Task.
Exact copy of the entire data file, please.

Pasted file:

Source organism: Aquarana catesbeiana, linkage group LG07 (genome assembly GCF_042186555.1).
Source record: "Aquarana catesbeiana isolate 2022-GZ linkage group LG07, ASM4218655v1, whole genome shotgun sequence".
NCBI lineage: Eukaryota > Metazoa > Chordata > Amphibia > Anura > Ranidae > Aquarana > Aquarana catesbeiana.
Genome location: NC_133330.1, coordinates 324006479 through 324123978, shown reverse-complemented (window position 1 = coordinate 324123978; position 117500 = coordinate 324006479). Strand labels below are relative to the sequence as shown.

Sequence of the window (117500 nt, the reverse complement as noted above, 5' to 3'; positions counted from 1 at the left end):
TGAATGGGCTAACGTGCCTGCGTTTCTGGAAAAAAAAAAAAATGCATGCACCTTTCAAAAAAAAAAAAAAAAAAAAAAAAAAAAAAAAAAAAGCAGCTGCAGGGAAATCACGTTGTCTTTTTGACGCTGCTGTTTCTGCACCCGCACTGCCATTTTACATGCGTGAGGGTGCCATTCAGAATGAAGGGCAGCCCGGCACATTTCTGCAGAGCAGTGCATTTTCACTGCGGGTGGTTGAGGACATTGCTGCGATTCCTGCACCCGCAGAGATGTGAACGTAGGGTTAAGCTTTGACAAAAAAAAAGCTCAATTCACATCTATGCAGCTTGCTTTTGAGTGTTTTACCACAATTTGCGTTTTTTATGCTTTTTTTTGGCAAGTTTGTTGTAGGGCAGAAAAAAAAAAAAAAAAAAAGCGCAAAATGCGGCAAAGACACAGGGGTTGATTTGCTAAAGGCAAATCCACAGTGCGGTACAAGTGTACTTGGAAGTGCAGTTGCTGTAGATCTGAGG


Source organism: Aquarana catesbeiana, linkage group LG07 (genome assembly GCF_042186555.1).
Source record: "Aquarana catesbeiana isolate 2022-GZ linkage group LG07, ASM4218655v1, whole genome shotgun sequence".
NCBI lineage: Eukaryota > Metazoa > Chordata > Amphibia > Anura > Ranidae > Aquarana > Aquarana catesbeiana.
Genome location: NC_133330.1, coordinates 324006479 through 324123978, shown reverse-complemented (window position 1 = coordinate 324123978; position 117500 = coordinate 324006479). Strand labels below are relative to the sequence as shown.

Sequence of the window (117500 nt, the reverse complement as noted above, 5' to 3'; positions counted from 1 at the left end):
TGAATGGGCTAACGTGCCTGCGTTTCTGGAAAAAAAAAAAAATGCATGCACCTTTCAAAAAAAAAAAAAAAAAAAAAAAAAAAAAAAAAAAAGCAGCTGCAGGGAAATCACGTTGTCTTTTTGACGCTGCTGTTTCTGCACCCGCACTGCCATTTTACATGCGTGAGGGTGCCATTCAGAATGAAGGGCAGCCCGGCACATTTCTGCAGAGCAGTGCATTTTCACTGCGGGTGGTTGAGGACATTGCTGCGATTCCTGCACCCGCAGAGATGTGAACGTAGGGTTAAGCTTTGACAAAAAAAAAGCTCAATTCACATCTATGCAGCTTGCTTTTGAGTGTTTTACCACAATTTGCGTTTTTTATGCTTTTTTTTGGCAAGTTTGTTGTAGGGCAGAAAAAAAAAAAAAAAAAAAGCGCAAAATGCGGCAAAGACACAGGGGTTGATTTGCTAAAGGCAAATCCACAGTGCGGTACAAGTGTACTTGGAAGTGCAGTTGCTGTAGATCTGAGG